You had the receiver drilled and tapped for that side mount. Where did you even find a side mount that would fit?

Alden
December 30, 2010, 07:45 AM
Another question: someone told me (probably someone here) that the 240 gr .44 magnum is actually a harder hitting round than the 170 gr 30-30 under 100 yards, but that the 170 gr 30-30 out performs it past 100.

My question is, has anyone ever taken a deer or hog with a .44 magnum fired from a rifle past 100 yards with success?

odsixer
December 30, 2010, 10:38 AM
30-30 definitely hits harder, though only by a couple of hundred ft-lbs

ursavus.elemensis
December 30, 2010, 12:02 PM
All this talk about Marlin and Rossi, wow! But if you want a real classic American rifle for your .44 Magnum levergun, you need a Winchester model 94, and if you want a handy one of those, look for the Trapper models. Easily carried, naturally pointing, flawless operation, smooth action, a genuine original Winchester, not an Italian copy of something, not a modern Marlin which is not up to the legend of the past, etc. I have one in the Trapper configuration and it is a nice rifle. I can shoot .44 Mag or .44 Special out of it, and it is nice and easy to use, and each time I pull the trigger I know I am firing a real Winchester lever rifle.

Turns out I have been bit by the flintlock bug, and I am probably going to sell my .44 Special ammo stockpile (about 1,500 rounds) and my Winchester 94AE .44 Mag Trapper to pay for a flintlock rifle. Just got to figure out the pricing and then I will list them on GunBroker or one of the auction sites. Probably could get about 55 cents per round for the ammo and $700 for the rifle, and that would leave me plenty of money for my flintlock rifle and possibles to get started. But I still have many Winchester's in the safe to enjoy at the range in .30 WCF and .357 calibers.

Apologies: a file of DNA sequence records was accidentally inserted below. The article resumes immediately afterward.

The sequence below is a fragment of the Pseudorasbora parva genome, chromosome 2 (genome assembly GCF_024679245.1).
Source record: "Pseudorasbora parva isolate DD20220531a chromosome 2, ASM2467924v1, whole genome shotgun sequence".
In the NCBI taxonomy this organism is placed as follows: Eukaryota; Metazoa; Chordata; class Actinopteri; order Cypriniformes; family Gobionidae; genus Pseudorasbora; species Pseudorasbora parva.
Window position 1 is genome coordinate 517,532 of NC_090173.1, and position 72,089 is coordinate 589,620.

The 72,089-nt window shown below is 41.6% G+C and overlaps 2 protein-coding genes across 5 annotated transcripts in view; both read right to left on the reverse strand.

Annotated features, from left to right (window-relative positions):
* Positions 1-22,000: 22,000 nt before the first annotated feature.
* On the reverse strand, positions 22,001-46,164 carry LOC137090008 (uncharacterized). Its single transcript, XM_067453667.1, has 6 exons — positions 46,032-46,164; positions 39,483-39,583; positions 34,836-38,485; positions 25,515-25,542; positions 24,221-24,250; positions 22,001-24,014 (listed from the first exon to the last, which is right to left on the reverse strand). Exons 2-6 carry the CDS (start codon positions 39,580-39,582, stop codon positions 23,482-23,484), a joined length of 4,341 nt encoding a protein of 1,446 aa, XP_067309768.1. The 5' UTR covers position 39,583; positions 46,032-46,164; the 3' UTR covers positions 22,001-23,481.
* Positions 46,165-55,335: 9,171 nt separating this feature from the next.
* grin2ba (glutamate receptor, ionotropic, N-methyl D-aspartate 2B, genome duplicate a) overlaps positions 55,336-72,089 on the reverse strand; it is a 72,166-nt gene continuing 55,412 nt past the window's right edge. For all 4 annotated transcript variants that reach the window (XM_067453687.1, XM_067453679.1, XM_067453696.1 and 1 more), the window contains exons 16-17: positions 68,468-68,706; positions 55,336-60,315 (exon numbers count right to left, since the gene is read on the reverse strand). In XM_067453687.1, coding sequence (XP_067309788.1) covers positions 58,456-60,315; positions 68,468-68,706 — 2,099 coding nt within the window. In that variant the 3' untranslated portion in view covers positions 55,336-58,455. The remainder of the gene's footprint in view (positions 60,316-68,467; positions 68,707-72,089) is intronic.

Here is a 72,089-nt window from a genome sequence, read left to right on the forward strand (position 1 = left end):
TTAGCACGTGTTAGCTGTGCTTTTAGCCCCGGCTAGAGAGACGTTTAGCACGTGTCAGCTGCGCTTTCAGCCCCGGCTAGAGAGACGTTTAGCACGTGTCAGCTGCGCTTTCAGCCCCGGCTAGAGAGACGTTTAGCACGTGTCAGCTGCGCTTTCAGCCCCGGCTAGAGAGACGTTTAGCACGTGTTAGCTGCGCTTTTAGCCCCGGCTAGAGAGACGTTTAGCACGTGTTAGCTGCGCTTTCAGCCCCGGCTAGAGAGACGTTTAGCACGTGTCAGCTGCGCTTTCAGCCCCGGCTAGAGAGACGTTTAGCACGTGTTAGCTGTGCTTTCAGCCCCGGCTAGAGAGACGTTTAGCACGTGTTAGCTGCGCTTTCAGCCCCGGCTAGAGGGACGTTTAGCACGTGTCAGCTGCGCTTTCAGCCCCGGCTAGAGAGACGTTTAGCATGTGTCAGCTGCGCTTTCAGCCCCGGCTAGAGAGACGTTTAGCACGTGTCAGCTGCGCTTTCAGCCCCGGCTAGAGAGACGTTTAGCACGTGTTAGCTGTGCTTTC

jmortimer
December 30, 2010, 12:32 PM
I had two Winchester 94 Trappers in .45 Colt and yes they are reliable but mine had sloppy actions that felt too loose. Never had a problem but the actions were so loose. Compared to any of the guns being discussed I was not impressed except, again, they always went bang. Regardless the 94 action is not really a pistol caliber action and the M92 is a stronger action. Now a 30-30 Winchester 94 cannot be beat.

Hawg
December 30, 2010, 01:16 PM
the 94 action is not really a pistol caliber action and the M92 is a stronger action. Now a 30-30 Winchester 94 cannot be beat.

True the 94 is a long action designed for rifle cartridges and a lot of them don't feed pistol cartridges well. The 92 was designed for pistol cartridges. I don't understand why they didn't just lengthen the 92 for rifle cartridges since it is a stronger action than the 94.

stegar1
December 30, 2010, 02:56 PM
i like the 16" win 94 in .44mag.

RickE
December 30, 2010, 08:17 PM
I just passed down my father's (deceased) Marlin 336 to my son. Made in 1947, it is much nicer than the new ones. The finish, action, and walnut stock is heads above anything recent. Look for an old one that was taken care of. My dad used this one, then me (often in the rain), and now my son. It looks 95% new. I want it back, but know better.

Alden
December 30, 2010, 08:53 PM
My Marlin 336 was made in 1978. A friend sold it to me for $150. He practically gave it to me. I refinished the stock and cleaned some rust off and it's about 95% perfect, just a few small marks on the barrel where someone had it in a gun rack in the back window of a truck and the blue was rubbed down to the bare metal. Gives it "character".

Now I will have two of these lever guns. If I put them in the safe together, you recon they might multiply? :D

Shane Tuttle
December 30, 2010, 09:44 PM
All this talk about Marlin and Rossi, wow! But if you want a real classic American rifle for your .44 Magnum levergun, you need a Winchester model 94, and if you want a handy one of those, look for the Trapper models. Easily carried, naturally pointing, flawless operation, smooth action, a genuine original Winchester, not an Italian copy of something, not a modern Marlin which is not up to the legend of the past, etc.